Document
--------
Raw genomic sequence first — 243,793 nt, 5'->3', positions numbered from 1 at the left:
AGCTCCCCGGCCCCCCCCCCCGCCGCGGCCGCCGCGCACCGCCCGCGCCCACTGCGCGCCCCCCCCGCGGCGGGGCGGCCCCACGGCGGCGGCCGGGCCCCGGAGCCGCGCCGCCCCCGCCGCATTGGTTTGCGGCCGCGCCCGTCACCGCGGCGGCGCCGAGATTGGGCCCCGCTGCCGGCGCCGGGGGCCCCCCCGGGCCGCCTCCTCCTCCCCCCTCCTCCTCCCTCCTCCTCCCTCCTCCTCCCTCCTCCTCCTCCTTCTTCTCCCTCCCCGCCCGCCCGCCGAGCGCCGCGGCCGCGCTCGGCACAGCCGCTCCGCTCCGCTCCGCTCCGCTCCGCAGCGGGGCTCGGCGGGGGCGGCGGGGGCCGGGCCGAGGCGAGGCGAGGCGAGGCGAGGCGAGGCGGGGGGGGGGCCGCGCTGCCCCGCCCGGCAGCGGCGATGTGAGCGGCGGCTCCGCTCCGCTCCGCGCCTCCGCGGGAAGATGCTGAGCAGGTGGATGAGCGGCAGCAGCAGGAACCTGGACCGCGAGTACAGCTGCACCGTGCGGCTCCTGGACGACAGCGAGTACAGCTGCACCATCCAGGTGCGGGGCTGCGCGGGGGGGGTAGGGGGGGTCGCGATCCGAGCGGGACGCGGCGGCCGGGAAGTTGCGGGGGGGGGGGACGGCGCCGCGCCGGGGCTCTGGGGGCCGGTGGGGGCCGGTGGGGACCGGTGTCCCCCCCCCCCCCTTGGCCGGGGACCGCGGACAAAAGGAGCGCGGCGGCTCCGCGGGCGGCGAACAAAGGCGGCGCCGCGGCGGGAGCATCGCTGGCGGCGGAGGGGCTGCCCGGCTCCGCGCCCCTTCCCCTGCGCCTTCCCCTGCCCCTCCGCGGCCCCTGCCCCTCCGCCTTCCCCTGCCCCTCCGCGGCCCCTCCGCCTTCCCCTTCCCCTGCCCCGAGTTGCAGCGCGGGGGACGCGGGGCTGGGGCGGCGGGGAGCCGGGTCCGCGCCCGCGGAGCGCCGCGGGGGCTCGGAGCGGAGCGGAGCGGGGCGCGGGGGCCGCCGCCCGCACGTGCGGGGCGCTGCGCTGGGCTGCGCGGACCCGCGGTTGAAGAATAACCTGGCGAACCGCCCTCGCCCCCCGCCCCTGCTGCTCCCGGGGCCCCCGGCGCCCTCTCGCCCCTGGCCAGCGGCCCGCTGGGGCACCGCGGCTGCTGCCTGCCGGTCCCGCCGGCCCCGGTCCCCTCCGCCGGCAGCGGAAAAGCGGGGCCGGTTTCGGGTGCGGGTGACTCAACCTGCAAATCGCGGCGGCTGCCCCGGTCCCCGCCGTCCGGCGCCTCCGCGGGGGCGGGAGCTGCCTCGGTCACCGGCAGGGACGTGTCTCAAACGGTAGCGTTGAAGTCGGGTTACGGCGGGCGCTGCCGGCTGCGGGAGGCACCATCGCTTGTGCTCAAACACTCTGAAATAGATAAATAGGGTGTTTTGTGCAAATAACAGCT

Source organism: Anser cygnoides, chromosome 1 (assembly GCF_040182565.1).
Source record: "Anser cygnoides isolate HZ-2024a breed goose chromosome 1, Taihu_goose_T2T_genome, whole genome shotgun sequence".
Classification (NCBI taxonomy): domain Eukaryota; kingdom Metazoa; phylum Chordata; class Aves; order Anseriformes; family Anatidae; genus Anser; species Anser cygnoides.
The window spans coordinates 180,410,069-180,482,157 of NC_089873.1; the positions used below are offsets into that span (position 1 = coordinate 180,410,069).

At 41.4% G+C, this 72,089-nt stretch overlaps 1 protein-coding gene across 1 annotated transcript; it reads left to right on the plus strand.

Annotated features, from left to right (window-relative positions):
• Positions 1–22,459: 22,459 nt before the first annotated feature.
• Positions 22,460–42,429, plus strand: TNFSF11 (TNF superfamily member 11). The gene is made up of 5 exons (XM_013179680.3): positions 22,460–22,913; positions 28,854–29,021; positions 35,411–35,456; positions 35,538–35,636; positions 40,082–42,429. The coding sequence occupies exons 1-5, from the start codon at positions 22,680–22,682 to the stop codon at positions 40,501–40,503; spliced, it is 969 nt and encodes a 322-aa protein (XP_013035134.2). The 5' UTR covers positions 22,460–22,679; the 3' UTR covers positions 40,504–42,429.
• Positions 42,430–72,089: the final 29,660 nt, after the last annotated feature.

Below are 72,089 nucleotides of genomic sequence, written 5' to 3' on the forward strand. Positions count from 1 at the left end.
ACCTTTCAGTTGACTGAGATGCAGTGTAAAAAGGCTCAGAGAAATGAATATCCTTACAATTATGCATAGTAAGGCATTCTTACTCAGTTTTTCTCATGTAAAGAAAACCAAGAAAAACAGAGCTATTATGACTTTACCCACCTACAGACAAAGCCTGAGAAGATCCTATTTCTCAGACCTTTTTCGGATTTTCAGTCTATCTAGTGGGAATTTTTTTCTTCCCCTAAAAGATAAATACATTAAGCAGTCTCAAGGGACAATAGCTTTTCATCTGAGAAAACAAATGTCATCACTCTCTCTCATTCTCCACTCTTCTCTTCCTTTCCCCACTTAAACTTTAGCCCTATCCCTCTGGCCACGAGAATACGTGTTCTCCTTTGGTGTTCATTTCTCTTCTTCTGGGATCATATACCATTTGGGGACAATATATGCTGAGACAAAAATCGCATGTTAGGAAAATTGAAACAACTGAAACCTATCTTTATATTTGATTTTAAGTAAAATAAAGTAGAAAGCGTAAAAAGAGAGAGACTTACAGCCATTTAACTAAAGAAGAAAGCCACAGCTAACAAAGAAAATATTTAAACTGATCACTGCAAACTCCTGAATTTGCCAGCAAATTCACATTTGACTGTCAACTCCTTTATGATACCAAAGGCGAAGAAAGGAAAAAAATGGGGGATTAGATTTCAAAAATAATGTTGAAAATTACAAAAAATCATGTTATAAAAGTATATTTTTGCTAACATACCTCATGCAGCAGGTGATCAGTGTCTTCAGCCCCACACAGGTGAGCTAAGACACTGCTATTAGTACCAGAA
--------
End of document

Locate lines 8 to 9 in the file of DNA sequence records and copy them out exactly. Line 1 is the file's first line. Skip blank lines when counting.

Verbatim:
Annotated features, from left to right (window-relative positions):
• Positions 1–22,459: 22,459 nt before the first annotated feature.